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Federal Register
/Vol. 77, No. 119/Wednesday, June 20, 2012/Rules and Regulations
have been developed in conjunctionwith the North Dakota AirspaceIntegration Team (NDAIT), a groupformed to find solutions to UASintegration into the NAS, as well ascoordinate UAS activities state-wide. Toclarify, the focus of this proposed actionis consideration of establishingrestricted areas to support hazardousmilitary training activities, not UASintegration into the NAS. The FAAnotes that the NDAIT was notestablished until after the USAFairspace proposal was submitted to theFAA and many of the NDAIT memberstook the opportunity to submitcomments on the proposal.One commenter stated that theproposed airspace should beenvironmentally assessed for the broadarray of military aircraft that would beexpected to employ in conjunction withUAS. The FAA agrees and hasconfirmed that the EnvironmentalImpact Statement for the bed down of the MQ–1 Predator at Grand Forks AirForce Base (AFB) addresses otheraircraft that would likely train with theUAS in the proposed restricted areaairspace complex.Another commenter stated that theproposed restricted area airspace wouldeventually be activated almost full timeas is the current Temporary FlightRestriction (TFR) over Grand ForksAFB. The TFR referred to by thecommenter is contained in the SpecialSecurity Instruction authorized under14 CFR 99.7 for Customs and BorderProtection (CBP) UAS operationsconducted from Grand Forks AFB.Although the TFR is active while theCBP UAS is flying, it allows airspaceaccess by non-participant aircraft usingprocedural separation rules. Therestricted areas proposed by this actionare being established with specific timesof designation, to support the hazardousnon-eye safe laser training conducted bythe USAF. The times are described by‘‘core hours’’ and also may be activated by NOTAM to allow for training periodsoutside the core hours, i.e. at night.Twenty commenters argued that theproposal is contrary to FAA policy, inthat it is designed for the sole purposeof separating non-hazardous types of VFR aircraft. The FAA has establishedthis restricted area airspace to confinethe MQ–1 Predator employment of anon-eye safe targeting laser, which ishazardous to nonparticipating pilots.This laser training for UAS pilots must be contained in restricted areas toconfine the hazardous activity, as wellas protect non-participating aircraftflying in the vicinity of the restrictedareas. Even though the Predatoroperations in the restricted areas willnormally occur in Visual MeteorologicalConditions (VMC), the UAS will be onan IFR flight plan in accordance withU.S. Air Force requirements.Two commenters requested that theFAA establish a formal, annual reviewprocess and public report on the useand impacts of any designated airspaceassociated with UAS activity in GrandForks, ND. The request to establish aformal annual review process withpublic reporting on use and impactsfalls outside the scope of this proposedaction. However, the FAA has aRestricted Area Annual Utilizationreporting program already established toassist the FAA in managing special useairspace areas established throughoutthe NAS. These annual utilizationreports provide objective informationregarding the types of activities beingconducted, as well as the timesscheduled, activated, and actual use,which the FAA uses to assess theappropriate use of the restricted areas.Nineteen commenters recommendedthat proposed restricted airspace have a‘‘sunset’’ date. The restricted areas areestablished to confine hazardous non-eye safe laser training, which willcontinue as long as the Predator UASare operating from Grand Forks AFB.Technology developments to integrateUAS into the NAS with manned aircraft,as well as military Tactics, Techniquesand Procedures (TTP) maturation mayprovide an opportunity to reconfigurethe restricted area airspace at a futuredate, but the requirement for restrictedarea airspace will exist as long as thenon-eye safe laser training is conducted.One commenter recommended arequirement for equipping the UAS withforward viewing sensors that wouldenable the UAS to comply with 14 CFRpart 91 see-and-avoid rules. While theFAA is working with the industry todevelop see-and-avoid solutions for thesafe and eventual seamless integrationof UAS into the NAS, this suggestion isoutside the scope of this action.One commenter asked that theproposal be tabled until the FAApublishes its final Order/AdvisoryCircular regarding UAS operations inthe NAS. The Order/Advisory Circularaddress the integration of UAS in theNAS, which is separate from the actionof establishing restricted area airspace toconfine hazardous non-eye safe lasertraining activities. This action isnecessary to support the military’straining requirement beginning thissummer. The FAA is completing thisairspace action separate from its UASNAS integration guidance developmentefforts.Several commenters recommendedthat instead of creating new SUA forthese activities that the USAF useexisting restricted areas or the airspacesubject to flight restrictions under §99.7SSI and used by the Customs & BorderProtection Agency (CBP) at Grand ForksAFB. The FAA advocates the use of existing SUA and requires proponentsto examine all reasonable alternatives,prior to considering the need toestablish new SUA. In this case, theUSAF conducted an extensive analysisof alternatives and considered criteriaincluding proximity to Grand ForksAFB, existence of a suitable air-to-ground range for laser targeting, and airtraffic density both en route and at thetraining complex. The Beaver MOA innorth central Minnesota isapproximately three times as far as theproposed airspace, has much heavier airtraffic density, and has no air-to-groundgunnery range. The Tiger MOAs innorth central North Dakota are the samedistance as the proposed airspace, havefavorable air traffic density, but have noair-to-ground gunnery range. Theairspace in the vicinity of the existingCBP §99.7 SSI flight restriction would be closer, but has much higher trafficdensity and complexity, and has no air-to-ground range. Additionally, therewere no useable restricted areas withinreasonable distance of Grand Forks AFBfor consideration. The FAA believes theUSAF considered and analyzed thealternatives to this action and thatestablishing new SUA is the onlyreasonable option.One commenter suggested that therestricted area complex be moved northof Devils Lake. The FAA notes that theUSAF studied an alternative of establishing restricted areas in the TigerNorth and Tiger South MOAs, locatednorth of Devils Lake, ND. Whileproximity to Grand Forks AFB and theair traffic density compared favorably tothe proposed airspace area, the lack of an air-to-ground gunnery range suitablefor hazardous laser training made thisoption operationally unfeasible. TheFAA accepted the USAF’s considerationand analysis of this alternative andproposed establishing the restrictedareas set forth in this action.One commenter recommended thatthe proposed airspace be moved toanother state as it would impact flyingtraining in the vicinity of Grand Forks.This airspace proposal resulted fromCongress’ Base Realignment and ClosureCommission of 2005 decision to retainGrand Forks Air Force Base in NorthDakota for an emerging UAS mission.As addressed previously, Beaver MOAin north central Minnesota is the nearestSUA outside of North Dakota. It wasapproximately three times the distancefrom Grand Forks AFB, has much higher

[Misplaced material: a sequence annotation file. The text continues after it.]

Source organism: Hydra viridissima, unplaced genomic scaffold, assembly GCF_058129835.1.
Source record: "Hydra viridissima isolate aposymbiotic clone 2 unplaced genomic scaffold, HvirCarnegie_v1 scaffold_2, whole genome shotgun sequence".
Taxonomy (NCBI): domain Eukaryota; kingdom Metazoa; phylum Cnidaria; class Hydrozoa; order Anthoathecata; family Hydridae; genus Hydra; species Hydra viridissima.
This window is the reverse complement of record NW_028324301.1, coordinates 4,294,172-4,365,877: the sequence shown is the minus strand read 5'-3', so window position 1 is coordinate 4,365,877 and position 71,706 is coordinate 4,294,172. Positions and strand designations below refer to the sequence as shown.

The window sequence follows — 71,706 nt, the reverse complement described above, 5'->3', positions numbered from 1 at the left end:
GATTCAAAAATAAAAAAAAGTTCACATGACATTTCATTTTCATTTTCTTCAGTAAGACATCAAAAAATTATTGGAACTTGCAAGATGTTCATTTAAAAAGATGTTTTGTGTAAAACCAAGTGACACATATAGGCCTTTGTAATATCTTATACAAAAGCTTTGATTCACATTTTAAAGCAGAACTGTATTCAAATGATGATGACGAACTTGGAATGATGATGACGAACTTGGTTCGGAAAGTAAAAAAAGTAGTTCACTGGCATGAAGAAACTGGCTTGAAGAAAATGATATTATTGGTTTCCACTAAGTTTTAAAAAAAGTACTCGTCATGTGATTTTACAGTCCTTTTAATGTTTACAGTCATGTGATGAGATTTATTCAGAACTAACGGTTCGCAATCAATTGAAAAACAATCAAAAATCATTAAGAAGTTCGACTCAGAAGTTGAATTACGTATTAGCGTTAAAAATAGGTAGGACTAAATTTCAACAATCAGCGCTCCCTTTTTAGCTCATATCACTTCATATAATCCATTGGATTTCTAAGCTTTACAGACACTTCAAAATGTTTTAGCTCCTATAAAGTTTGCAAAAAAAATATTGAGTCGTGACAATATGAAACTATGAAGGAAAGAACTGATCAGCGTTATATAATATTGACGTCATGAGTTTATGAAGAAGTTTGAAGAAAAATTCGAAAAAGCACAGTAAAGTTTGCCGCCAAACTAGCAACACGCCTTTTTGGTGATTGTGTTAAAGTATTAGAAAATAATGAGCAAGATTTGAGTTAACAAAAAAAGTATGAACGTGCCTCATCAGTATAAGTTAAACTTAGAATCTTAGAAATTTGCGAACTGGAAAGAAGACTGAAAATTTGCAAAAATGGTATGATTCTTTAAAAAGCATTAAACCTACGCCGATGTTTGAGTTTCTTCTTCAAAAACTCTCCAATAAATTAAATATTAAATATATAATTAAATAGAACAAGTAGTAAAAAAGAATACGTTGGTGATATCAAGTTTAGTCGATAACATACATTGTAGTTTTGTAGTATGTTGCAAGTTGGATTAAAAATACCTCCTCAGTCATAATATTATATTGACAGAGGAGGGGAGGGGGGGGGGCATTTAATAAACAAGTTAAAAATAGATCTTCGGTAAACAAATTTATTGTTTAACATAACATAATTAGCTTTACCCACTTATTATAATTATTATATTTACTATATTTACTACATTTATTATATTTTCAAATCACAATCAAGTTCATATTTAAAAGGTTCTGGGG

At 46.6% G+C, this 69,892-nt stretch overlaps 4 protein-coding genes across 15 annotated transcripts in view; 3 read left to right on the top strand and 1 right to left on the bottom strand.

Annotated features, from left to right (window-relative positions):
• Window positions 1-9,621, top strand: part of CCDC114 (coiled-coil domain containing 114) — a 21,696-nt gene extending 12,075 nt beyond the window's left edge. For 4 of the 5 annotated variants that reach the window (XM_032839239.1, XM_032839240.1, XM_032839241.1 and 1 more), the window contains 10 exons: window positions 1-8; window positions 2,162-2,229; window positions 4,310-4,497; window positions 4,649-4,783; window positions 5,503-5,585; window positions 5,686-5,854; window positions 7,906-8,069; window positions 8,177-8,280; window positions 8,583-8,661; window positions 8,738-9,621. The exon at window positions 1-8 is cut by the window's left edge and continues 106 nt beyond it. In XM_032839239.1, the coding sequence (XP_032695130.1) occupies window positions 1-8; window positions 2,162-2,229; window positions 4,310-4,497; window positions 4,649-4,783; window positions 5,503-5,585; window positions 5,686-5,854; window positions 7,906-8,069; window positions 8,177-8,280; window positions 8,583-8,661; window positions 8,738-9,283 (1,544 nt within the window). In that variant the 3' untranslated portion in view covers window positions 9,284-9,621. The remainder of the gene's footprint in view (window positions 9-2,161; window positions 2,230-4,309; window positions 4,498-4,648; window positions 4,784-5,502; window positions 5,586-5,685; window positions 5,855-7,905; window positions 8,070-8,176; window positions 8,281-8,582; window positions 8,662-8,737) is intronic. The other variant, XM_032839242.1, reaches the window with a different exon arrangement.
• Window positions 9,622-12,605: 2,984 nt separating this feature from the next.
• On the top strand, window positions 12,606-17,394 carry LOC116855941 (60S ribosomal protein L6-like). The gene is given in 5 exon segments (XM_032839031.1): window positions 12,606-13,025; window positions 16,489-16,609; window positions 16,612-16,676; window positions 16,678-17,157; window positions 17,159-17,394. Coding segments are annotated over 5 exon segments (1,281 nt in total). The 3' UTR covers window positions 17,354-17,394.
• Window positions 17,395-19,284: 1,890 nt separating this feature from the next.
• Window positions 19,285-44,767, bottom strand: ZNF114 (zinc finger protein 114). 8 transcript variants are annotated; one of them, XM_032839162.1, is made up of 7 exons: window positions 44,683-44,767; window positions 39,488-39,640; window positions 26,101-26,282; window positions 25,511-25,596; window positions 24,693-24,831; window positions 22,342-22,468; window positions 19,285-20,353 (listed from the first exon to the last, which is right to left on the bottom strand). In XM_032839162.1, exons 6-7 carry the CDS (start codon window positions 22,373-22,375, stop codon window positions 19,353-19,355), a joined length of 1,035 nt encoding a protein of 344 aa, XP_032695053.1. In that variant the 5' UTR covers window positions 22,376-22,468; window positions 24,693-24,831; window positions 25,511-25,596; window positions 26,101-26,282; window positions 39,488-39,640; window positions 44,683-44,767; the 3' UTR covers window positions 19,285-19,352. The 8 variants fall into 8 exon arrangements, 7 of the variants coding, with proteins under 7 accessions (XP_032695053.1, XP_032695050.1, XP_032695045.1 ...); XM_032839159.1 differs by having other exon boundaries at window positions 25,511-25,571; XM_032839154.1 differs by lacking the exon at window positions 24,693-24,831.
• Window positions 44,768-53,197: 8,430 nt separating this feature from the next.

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air traffic density airspace, and has noair-to-ground gunnery range forhazardous laser training. The FAArecognizes the proposed restricted areascould impact civil flight training, largelyconducted by the University of NorthDakota and east of the proposedcomplex. Additionally, nearly all civilflight training activity that currentlyoccurs in the vicinity of the restrictedareas would take place below theproposed R–5403 footprint. Whereas thefloor of R–5402 goes down to 500 feetabove ground level (AGL), its cylinderfootprint was reduced to a 7 NM radiusaround R–5401 and the Camp GraftonRange to mitigate impacts to these civiloperations. This airspace actionprovides a reasonable balance betweenmilitary training requirements andaccommodation of non-participant flighttraining.Three commenters stated that the vastsize of the restricted area complex is notnecessary. The restricted areas beingestablished by this action provide theminimum vertical and lateral tacticalmaneuvering airspace required for UASoperators to accomplish targetacquisition prior to attack, and thencontain the non-eye safe laser duringfiring. The restricted area complex wasconfigured to confine two UASoperating on independent missionprofiles at the same time, whileminimizing airspace impacts to non-participating aircraft. As the UAStraining flight transitions from onephase of the mission profiles to another,unused segments will be deactivatedand returned to the NAS consistent withthe FAA’s Joint Use Airspace policy.The subdivided and stratifiedconfiguration of the restricted areacomplex enables the USAF to onlyactivate the restricted areas needed fortheir training sorties while leaving therest of the complex inactive andavailable for NAS users. The FAA believes the segmentation andstratification of the complex willenhance civil access to those parts of thecomplex not activated for USAF trainingrequirements. Actual procedures forrestricted area activation anddeactivation will be defined in a Letterof Procedure between the using andcontrolling agencies.Two commenters asked if the USAFcould find a less cluttered area withmore suitable weather for MQ–1Predator operations. The FAAacknowledges that weather challengeswill exist for the MQ–1 Predatoroperations at Grand Forks AFB. Thedecision to base Predator UAS at GrandForks AFB, however, was mandated byCongress. The restricted areas proposed by this action were situated andproposed in the only location that metthe USAF’s operational requirements of proximity to launch/recovery base, lowair traffic density, and availability of anexisting air-to-ground gunnery rangesuitable for the hazardous non-eye safelaser training activities.One commenter contended that AlertAreas are more appropriate for UAStraining activity. Alert Areas aredesignated to inform nonparticipatingpilots of areas that contain a highvolume of pilot training operations, oran unusual type of aeronautical activity,that they might not otherwise expect toencounter. However, only thoseactivities that do not pose a hazard toother aircraft may be conducted in anAlert Area. Since employment of thenon-eye safe laser carried by the MQ–1Predator UAS is an activity hazardous tonon-participants, an Alert Area is not anappropriate airspace solution.Two commenters stated that the AirForce is proposing restricted areas as ameans to mitigate for lack of see-and-avoid capability for UAS operations.They noted, correctly, that the Air Forcecould use ground-based or airborneassets to provide see-and-avoidcompliance instead. FAA policy dictatesthat restricted areas are established toconfine activities considered hazardousto non-participating aircraft. Asmentioned previously, the focus of thisaction is establishing restricted areas tosupport hazardous military trainingactivities, not UAS integration into theNAS. As such, the FAA does notsupport establishing restricted areas as asolution to overcome UAS inability tocomply with 14 CFR Part 91 see-and-avoid requirements. The FAA isestablishing the restricted areasaddressed in this action to confine thehazardous non-eye safe laser trainingactivities conducted by the USAF.One commenter stated that newrestricted airspace should be offset byreallocation of unused SUA elsewherein the NAS. The proposed restrictedareas fall almost entirely within theexisting Devils Lake East MOA. Whenactivated, the new restricted areas will be, in effect, replacing existing SUA.Although the regulatory and non-regulatory process for establishing SUAis not directly linked to the restrictedarea and MOA annual utilizationreporting process, the FAA does reviewrestricted area and MOA utilizationannually. If candidate SUA areas areidentified, the FAA works with themilitary service to appropriately returnthat airspace to the NAS.Seventeen commenters stated thatPredator pilots can get the same trainingthrough simulation. The FAA cannotdetermine for the USAF the value of simulated UAS operator training overactual flying activities. The USAF isheavily investing in Live, Virtual, andConstructive (LVC) training options. Asthe commenters infer, the migration toa virtual training environment would beexpected to reduce the demand foractivating R–5402 and R–5403A–F.However, actual employment of thenon-eye safe laser will still be requiredfor both training proficiency andequipment validation. This action balances the training airspacerequirements identified by the USAF asit matures its UAS capabilities with theairspace access requirements of otherNAS users.Twenty commenters addressed theincreased collision hazard due to airtraffic compression at lower altitudesand around the periphery of theproposed complex. The FAA recognizesthat compression could occur when therestricted areas are active; however, theactual impact will be minimal. The FAAproduced traffic counts for the 5 busiestsummer days and 5 busiest winter daysof 2011 during the proposed times of designation (0700–2200L) from 8,000feet MSL to 14,000 feet MSL. Totals forall IFR and known VFR aircraft ranged between 4 and 22 aircraft over the 17-hour span. Volumes such as this areeasily managed by standard ATCprocedures. To enhance non-radarservice in the far western part of theproposed complex, the FAA isconsidering a separate rulemakingaction to modify V–170 so that it willremain clear of R–5402 to the west. Onaverage, four aircraft file V–170 over a24-hour day. Lastly, the FAA is nearingcompletion of a project to add threeterminal radar feeds, from Bismarck,Fargo, and Minot AFB, covering therestricted area airspace area intoMinneapolis ARTCC. These feeds willimprove low altitude radar surveillanceand enhance flight safety around theproposed restricted areas.One commenter argued that theproposed airspace should be limited todaylight hours only. While daytimeflying is usually safer in a visual see-and-avoid environment; when it comesto the military training for combatoperations, darkness provides asignificant tactical advantage and UASmust be capable of operating both dayand night. While the USAF has a validand recurring requirement to trainduring hours of darkness, the USAF wasable to accept a 2-hour reduction in thepublished times of designation corehours from ‘‘0700–2200 daily, byNOTAM 6 hours in advance,’’ to ‘‘0700–2000 daily, by NOTAM 6 hours inadvance.’’